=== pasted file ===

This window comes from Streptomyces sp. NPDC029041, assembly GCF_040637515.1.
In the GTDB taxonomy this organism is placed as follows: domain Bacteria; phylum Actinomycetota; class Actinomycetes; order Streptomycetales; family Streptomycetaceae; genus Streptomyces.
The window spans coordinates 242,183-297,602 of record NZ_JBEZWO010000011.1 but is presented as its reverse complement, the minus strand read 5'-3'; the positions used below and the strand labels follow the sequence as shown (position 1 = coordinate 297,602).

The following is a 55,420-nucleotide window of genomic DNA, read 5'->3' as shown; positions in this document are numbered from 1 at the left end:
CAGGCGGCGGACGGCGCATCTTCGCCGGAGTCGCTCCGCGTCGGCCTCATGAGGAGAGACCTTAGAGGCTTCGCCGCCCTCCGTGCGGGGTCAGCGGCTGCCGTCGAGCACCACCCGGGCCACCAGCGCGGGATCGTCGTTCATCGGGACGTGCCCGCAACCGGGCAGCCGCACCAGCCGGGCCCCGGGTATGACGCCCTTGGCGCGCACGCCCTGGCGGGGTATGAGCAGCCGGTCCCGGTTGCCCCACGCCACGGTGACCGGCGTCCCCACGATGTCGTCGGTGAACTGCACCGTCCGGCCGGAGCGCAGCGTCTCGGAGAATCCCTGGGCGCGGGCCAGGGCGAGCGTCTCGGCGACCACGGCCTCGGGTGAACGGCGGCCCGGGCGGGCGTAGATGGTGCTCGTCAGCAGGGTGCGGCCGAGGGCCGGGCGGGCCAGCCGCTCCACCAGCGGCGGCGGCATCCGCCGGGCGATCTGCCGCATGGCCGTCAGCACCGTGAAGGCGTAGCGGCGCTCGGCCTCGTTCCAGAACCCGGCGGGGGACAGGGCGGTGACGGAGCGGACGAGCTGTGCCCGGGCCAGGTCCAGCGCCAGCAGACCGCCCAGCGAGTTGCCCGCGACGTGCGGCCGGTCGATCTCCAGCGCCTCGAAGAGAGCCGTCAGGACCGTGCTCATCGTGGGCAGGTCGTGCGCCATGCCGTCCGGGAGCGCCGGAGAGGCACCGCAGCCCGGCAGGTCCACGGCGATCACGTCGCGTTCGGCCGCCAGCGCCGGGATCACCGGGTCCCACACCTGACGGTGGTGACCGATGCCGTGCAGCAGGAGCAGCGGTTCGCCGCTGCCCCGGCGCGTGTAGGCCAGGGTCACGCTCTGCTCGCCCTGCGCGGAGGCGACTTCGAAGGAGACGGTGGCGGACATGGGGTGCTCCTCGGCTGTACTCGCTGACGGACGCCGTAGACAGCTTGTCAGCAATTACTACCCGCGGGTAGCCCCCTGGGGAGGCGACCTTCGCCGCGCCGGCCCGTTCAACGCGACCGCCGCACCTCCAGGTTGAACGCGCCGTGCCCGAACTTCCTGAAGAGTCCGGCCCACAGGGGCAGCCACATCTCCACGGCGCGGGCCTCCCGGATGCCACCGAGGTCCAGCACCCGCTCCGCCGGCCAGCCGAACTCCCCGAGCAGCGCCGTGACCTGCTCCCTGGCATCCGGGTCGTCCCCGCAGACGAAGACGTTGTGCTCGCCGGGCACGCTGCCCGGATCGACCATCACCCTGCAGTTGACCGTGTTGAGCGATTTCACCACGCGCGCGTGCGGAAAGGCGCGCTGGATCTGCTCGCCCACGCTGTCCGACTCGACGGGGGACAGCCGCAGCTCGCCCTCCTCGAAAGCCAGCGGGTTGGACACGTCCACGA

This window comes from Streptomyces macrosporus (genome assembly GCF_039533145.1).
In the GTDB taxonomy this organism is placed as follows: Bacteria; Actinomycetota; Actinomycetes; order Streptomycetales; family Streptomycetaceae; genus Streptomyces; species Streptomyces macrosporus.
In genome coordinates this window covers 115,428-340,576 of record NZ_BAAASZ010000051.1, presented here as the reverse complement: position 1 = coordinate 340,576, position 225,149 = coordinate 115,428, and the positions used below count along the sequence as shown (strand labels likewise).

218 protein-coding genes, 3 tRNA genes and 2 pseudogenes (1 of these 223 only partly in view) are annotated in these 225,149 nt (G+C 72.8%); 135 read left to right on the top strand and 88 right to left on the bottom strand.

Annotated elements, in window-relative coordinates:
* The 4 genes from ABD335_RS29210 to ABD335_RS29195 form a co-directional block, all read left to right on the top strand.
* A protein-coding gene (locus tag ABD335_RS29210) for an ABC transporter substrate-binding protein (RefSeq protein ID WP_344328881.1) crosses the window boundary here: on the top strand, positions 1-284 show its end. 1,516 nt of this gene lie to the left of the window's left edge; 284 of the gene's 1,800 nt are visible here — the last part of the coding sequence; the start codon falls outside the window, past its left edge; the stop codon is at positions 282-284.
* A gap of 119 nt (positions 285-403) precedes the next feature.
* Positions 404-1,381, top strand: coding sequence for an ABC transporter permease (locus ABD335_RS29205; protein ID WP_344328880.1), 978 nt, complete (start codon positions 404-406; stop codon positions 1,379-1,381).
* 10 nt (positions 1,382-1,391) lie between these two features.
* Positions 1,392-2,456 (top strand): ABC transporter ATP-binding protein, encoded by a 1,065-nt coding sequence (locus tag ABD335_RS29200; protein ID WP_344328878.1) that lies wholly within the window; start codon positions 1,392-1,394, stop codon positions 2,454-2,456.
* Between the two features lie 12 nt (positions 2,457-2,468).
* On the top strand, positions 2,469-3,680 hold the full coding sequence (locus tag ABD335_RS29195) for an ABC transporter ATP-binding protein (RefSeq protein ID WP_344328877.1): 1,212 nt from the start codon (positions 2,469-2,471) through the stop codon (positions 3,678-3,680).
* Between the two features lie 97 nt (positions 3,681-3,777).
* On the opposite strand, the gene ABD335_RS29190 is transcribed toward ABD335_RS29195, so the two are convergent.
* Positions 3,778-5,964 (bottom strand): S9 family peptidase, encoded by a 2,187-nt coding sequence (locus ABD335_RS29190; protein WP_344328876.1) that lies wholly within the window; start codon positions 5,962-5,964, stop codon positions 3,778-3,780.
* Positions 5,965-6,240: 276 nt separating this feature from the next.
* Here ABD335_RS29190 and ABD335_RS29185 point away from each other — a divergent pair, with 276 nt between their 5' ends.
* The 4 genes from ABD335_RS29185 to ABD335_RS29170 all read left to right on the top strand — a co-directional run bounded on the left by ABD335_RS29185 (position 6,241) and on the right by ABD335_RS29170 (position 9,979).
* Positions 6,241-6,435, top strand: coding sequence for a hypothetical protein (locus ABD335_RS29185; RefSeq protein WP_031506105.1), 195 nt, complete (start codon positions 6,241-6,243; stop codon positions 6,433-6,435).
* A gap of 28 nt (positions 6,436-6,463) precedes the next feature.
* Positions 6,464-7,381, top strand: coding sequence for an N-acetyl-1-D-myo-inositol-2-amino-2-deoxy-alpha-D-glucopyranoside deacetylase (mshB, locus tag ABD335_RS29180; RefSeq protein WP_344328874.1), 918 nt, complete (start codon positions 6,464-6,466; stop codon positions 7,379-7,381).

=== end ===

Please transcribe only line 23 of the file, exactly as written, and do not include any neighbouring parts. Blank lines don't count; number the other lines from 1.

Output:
* Here ABD335_RS29190 and ABD335_RS29185 point away from each other — a divergent pair, with 276 nt between their 5' ends.